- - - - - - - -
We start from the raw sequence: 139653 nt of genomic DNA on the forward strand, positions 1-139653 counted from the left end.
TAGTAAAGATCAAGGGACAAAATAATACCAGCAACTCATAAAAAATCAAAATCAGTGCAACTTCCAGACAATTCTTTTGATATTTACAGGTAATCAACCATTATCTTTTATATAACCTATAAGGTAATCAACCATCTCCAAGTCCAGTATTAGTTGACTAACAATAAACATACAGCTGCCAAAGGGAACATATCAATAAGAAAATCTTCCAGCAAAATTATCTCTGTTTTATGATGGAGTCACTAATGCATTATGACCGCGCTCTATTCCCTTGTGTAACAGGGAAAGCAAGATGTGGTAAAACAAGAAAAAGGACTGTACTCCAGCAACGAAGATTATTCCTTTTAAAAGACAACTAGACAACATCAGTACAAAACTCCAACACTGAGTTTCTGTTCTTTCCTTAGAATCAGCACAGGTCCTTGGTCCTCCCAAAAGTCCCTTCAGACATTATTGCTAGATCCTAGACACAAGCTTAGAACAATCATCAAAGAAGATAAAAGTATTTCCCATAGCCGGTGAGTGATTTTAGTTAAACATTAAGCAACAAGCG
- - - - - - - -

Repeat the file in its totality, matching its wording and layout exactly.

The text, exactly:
We start from the raw sequence: 139653 nt of genomic DNA on the forward strand, positions 1-139653 counted from the left end.
TAGTAAAGATCAAGGGACAAAATAATACCAGCAACTCATAAAAAATCAAAATCAGTGCAACTTCCAGACAATTCTTTTGATATTTACAGGTAATCAACCATTATCTTTTATATAACCTATAAGGTAATCAACCATCTCCAAGTCCAGTATTAGTTGACTAACAATAAACATACAGCTGCCAAAGGGAACATATCAATAAGAAAATCTTCCAGCAAAATTATCTCTGTTTTATGATGGAGTCACTAATGCATTATGACCGCGCTCTATTCCCTTGTGTAACAGGGAAAGCAAGATGTGGTAAAACAAGAAAAAGGACTGTACTCCAGCAACGAAGATTATTCCTTTTAAAAGACAACTAGACAACATCAGTACAAAACTCCAACACTGAGTTTCTGTTCTTTCCTTAGAATCAGCACAGGTCCTTGGTCCTCCCAAAAGTCCCTTCAGACATTATTGCTAGATCCTAGACACAAGCTTAGAACAATCATCAAAGAAGATAAAAGTATTTCCCATAGCCGGTGAGTGATTTTAGTTAAACATTAAGCAACAAGCG